9 Grammatical Pitfalls


[ript] /rɪpt/
adjective, Slang.
drunk; intoxicated.
under the influence of an illicit drug.
Origin of ripped
1815-25; rip1 + -ed2


[rip] /rɪp/
verb (used with object), ripped, ripping.
to cut or tear apart in a rough or vigorous manner:
to rip open a seam; to rip up a sheet.
to cut or tear away in a rough or vigorous manner:
to rip bark from a tree.
to saw (wood) in the direction of the grain.
Digital Technology. to copy (audio or video files from a CD, DVD, or website) to a hard drive or mobile device, typically by extracting the raw data and changing the file format in the process:
Can you rip this CD for me?
See also DAE.
verb (used without object), ripped, ripping.
to become torn apart or split open:
Cheap cloth rips easily.
Informal. to move with violence or great speed:
The sports car ripped along in a cloud of dust and exhaust fumes.
a rent made by ripping; tear.
Slang. a cheat, swindle, or theft; ripoff:
The average consumer doesn't realize that the new tax is a rip.
Verb phrases
rip into, Informal. to attack physically or verbally; assail.
rip off, Slang.
  1. to steal or pilfer.
  2. to rob or steal from.
  3. to swindle, cheat, or exploit; take advantage of:
    phony charity appeals that rip off a gullible public.
rip out, Informal. to utter angrily, as with an oath or exclamation.
let rip, Slang.
  1. to utter a series of oaths; swear.
  2. to speak or write violently, rapidly, or at great length.
  3. to allow to proceed at full speed or without restraint.
1470-80; 1960-65 for def 10; obscurely akin to Frisian rippe, dialectal Dutch rippen; compare dialectal English ripple to scratch
Related forms
rippable, adjective
unrippable, adjective
Can be confused
burglarize, mug, rip off, rob, steal (see synonym study at rob)
1. See tear2 . 7. laceration, cut. Unabridged
Based on the Random House Dictionary, © Random House, Inc. 2015.
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Examples from the web for ripped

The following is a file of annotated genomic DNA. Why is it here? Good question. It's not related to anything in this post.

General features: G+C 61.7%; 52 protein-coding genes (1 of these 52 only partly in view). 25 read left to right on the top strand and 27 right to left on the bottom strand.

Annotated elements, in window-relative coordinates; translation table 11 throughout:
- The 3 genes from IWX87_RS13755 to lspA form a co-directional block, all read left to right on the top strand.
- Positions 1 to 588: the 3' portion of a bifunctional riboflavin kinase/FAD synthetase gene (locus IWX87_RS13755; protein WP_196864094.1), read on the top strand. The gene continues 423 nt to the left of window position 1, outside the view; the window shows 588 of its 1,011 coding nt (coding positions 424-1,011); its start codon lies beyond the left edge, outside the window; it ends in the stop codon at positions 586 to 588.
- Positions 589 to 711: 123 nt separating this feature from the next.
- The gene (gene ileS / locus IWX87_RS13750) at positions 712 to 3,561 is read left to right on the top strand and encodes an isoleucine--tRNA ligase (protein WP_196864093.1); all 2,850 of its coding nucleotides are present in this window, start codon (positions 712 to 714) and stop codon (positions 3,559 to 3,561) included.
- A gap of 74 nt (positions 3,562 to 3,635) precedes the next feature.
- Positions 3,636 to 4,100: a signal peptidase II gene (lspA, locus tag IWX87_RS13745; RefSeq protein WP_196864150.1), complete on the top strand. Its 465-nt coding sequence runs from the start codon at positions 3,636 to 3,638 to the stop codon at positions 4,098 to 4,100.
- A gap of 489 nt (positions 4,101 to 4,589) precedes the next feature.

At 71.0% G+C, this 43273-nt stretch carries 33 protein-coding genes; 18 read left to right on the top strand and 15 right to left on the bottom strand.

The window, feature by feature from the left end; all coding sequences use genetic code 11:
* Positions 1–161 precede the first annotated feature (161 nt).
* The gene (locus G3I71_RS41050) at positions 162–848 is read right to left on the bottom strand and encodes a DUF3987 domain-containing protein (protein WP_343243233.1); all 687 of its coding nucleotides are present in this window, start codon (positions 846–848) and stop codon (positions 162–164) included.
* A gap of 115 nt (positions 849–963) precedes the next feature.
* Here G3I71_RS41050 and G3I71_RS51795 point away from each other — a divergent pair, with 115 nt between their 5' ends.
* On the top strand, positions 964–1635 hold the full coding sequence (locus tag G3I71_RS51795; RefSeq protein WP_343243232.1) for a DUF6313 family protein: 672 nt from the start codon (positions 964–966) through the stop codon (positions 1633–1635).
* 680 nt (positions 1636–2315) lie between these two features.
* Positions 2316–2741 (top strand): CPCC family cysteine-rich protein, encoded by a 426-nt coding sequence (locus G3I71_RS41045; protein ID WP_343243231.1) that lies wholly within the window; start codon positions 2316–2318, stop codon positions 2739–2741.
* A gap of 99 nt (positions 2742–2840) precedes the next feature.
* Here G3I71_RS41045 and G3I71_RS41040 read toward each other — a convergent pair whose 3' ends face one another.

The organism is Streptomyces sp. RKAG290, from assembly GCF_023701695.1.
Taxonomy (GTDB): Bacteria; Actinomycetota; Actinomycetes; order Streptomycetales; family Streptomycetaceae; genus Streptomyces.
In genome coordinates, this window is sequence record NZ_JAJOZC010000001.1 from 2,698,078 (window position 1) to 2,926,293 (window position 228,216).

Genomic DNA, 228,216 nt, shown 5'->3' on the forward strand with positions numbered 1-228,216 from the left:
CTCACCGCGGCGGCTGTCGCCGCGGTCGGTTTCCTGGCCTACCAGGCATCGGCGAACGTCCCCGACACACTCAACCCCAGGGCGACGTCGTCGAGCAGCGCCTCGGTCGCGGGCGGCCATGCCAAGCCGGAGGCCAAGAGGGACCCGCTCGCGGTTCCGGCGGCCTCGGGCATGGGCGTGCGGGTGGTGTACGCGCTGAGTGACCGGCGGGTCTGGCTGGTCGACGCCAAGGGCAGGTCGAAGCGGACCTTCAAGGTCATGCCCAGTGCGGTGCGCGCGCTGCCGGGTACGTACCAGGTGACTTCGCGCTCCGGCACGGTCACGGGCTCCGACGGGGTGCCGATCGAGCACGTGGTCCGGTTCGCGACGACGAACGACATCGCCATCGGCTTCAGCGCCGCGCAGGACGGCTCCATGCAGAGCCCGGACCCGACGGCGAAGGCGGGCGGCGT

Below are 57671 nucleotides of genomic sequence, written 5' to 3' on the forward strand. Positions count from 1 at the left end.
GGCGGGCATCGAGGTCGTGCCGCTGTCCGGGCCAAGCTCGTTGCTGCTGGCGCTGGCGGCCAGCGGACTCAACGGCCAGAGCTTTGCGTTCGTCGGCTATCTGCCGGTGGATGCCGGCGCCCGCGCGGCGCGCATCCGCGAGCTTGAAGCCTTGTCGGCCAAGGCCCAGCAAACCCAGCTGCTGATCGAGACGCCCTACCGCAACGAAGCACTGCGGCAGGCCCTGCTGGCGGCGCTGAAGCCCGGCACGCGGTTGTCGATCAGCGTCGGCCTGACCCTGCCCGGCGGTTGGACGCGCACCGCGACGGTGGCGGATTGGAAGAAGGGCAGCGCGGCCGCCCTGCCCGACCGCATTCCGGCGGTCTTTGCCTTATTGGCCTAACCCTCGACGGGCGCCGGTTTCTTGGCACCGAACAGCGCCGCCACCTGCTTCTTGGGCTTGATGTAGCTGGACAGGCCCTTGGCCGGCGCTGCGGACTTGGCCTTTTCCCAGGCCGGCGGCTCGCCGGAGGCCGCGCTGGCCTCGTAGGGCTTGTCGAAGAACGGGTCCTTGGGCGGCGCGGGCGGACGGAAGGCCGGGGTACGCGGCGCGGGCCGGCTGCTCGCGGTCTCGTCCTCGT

• And thus ye have the inventors and the original of book-licensing ripped up, and drawn as lineally as any pedigree.
  • It can raise suspicions at customs and you'll get ripped off by a currency exchange.
  • Bluntly, the taxpayers and students are being ripped off.
  • First the power went out, then screaming winds blew out the windows and ripped off the roof.
  • Unfortunately the craft's balloon ripped and collapsed shortly after inflation, so a new launch was scheduled for autumn.
  • Picture a wasp with its wings ripped off, and you'll have a good approximation of a bulldog ant.
  • Before the lake became a stinky soup, devoid of oxygen and covered with a floating mat of tree trunks ripped from the landscape.
  • The wind battered the thick windows and ripped past the superstructure with a buffeted keening.
  • There's its diet, which consists primarily of algae extracted from chunks of coral ripped from a reef.
  • She has even found what appears to be a redwood stump literally ripped apart by the great quake.
British Dictionary definitions for ripped


torn: ripped jeans
(informal) denoting or having highly developed muscles, esp abdominal muscles: a ripped torso


requiescat or requiescant in pace
Word Origin
Latin: may he, she, or they rest in peace


verb rips, ripping, ripped
to tear or be torn violently or roughly; split or be rent
(transitive; foll by off or out) to remove hastily, carelessly, or roughly: they ripped out all the old kitchen units
(intransitive) (informal) to move violently or precipitously; rush headlong
(informal) (intransitive) foll by into. to pour violent abuse (on); make a verbal attack (on)
(transitive) to saw or split (wood) in the direction of the grain
(transitive) (informal, computing) to copy (music or software) without permission or making any payment
let rip, to act or speak without restraint
the place where something is torn; a tear or split
short for ripsaw
See also rip off, rip on, rip up
Derived Forms
rippable, adjective
Word Origin
C15: perhaps from Flemish rippen; compare Middle Dutch rippen to pull